A new study revealed that the decline in a person's olfactory sense may be an indicator of mild cognitive impairment, Lewy body, vascular dementia or Alzheimer's disease.

Researchers from the Mayo Clinic examined 1,630 respondents who were enrolled in the Mayo Clinic Study of Aging in 2004 to 2010. The respondents, with an average age of 79 years old, were clinically evaluated for every 15 months until 2014.

The participants of the study were under three different conditions: normal cognition, mild cognitive impairment (amnestic or nonamnestic), and dementia. To assess their olfactory sense, the researchers administered the Brief Smell Identification Test (B-SIT) on these participants. The B-SIT included six food-related scents such as chocolate, banana, cinnamon, pineapple, lemon, and onion, as well as six nonfood-related scents such as gasoline, paint thinner, soap, turpentine and smoke.

In a study issued in the journal JAMA Neurology, researchers found that participants who had the worst smell test scores were 2.2 times more likely to begin having mild memory problems. If they were already classified with mild cognitive impairment, they were more likely to develop Alzheimer's disease.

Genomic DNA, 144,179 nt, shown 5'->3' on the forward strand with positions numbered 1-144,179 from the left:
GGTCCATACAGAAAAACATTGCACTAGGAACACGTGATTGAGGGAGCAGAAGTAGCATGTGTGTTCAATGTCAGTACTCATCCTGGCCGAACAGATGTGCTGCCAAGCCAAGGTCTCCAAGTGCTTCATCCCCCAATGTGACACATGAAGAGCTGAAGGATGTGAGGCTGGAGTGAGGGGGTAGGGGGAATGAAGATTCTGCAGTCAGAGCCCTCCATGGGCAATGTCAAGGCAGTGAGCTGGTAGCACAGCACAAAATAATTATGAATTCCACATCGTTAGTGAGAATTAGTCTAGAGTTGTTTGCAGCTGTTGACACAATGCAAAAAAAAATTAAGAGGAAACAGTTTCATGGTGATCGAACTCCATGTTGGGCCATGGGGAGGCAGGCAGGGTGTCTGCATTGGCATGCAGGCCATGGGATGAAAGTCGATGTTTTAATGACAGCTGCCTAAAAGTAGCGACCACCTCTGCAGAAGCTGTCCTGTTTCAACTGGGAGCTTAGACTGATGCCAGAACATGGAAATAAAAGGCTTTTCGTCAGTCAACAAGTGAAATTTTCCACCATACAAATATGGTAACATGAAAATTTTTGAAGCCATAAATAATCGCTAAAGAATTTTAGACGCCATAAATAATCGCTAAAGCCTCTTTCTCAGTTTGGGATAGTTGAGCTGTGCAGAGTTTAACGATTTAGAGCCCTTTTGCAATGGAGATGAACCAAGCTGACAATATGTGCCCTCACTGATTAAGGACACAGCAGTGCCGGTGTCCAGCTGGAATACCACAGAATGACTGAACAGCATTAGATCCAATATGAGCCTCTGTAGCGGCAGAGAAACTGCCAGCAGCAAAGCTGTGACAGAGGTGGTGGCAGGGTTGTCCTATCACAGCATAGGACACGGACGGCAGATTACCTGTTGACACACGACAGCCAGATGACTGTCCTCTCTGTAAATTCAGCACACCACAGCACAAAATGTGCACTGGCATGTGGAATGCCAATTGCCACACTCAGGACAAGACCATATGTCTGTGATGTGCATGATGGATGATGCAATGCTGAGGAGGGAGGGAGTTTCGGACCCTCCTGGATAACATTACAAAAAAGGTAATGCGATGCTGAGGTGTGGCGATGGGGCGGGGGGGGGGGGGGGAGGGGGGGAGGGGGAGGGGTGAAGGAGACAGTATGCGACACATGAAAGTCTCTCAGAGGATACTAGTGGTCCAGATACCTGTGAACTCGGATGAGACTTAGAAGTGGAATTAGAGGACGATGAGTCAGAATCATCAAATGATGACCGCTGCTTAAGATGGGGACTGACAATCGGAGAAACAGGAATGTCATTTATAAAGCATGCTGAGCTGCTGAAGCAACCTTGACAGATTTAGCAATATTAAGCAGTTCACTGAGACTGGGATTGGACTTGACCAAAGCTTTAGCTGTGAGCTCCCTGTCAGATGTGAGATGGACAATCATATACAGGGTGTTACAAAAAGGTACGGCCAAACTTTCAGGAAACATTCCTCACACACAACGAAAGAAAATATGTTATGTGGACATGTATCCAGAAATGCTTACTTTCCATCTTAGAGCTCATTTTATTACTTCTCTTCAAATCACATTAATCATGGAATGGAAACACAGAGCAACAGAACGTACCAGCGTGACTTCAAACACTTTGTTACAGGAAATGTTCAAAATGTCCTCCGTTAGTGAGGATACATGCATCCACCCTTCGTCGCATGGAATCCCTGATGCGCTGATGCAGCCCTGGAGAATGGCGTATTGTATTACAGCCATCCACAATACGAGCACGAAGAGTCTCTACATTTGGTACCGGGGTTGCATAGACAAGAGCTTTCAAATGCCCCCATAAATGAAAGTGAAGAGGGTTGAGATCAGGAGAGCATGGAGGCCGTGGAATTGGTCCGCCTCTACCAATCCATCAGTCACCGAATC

After an average of 3.5 years of medical follow-up, 250 participants developed mild cognitive impairment, while 64 of 221 people with the most severe cognitive impairment ended up having dementia, the study said.

Researchers said that as the inability to identify scents increased, so did the likelihood of developing Alzheimer's and increased memory problems. However, the association does not prove a cause-and-effect relationship, they said.

Researchers also did not find any link between decreased olfactory function and the thinking problems related to mild cognitive impairment.

Rosebud Roberts, lead author of the study, said that their findings suggest that a smell test can help identify if people with normal cognition may someday acquire Alzheimer's and other neurodegenerative disorders.

"Physicians need to recognize that this may be a possible screening tool that can be used in the clinic," said Roberts.

James Hendrix of the Alzheimer's Association said that a smell test could be an early indicator for diseases that affect the brain, and that a follow-up will greatly determine what the disease is. However, Hendrix said that it is still too early to incorporate the smell test as a diagnostic tool.

"Our ability to sense smell doesn't just reside in our nose, there are receptors that are activated in our brains," he said. "We need to have a healthy brain to fully smell the world around us."

Photo: Martin Cathrae | Flickr

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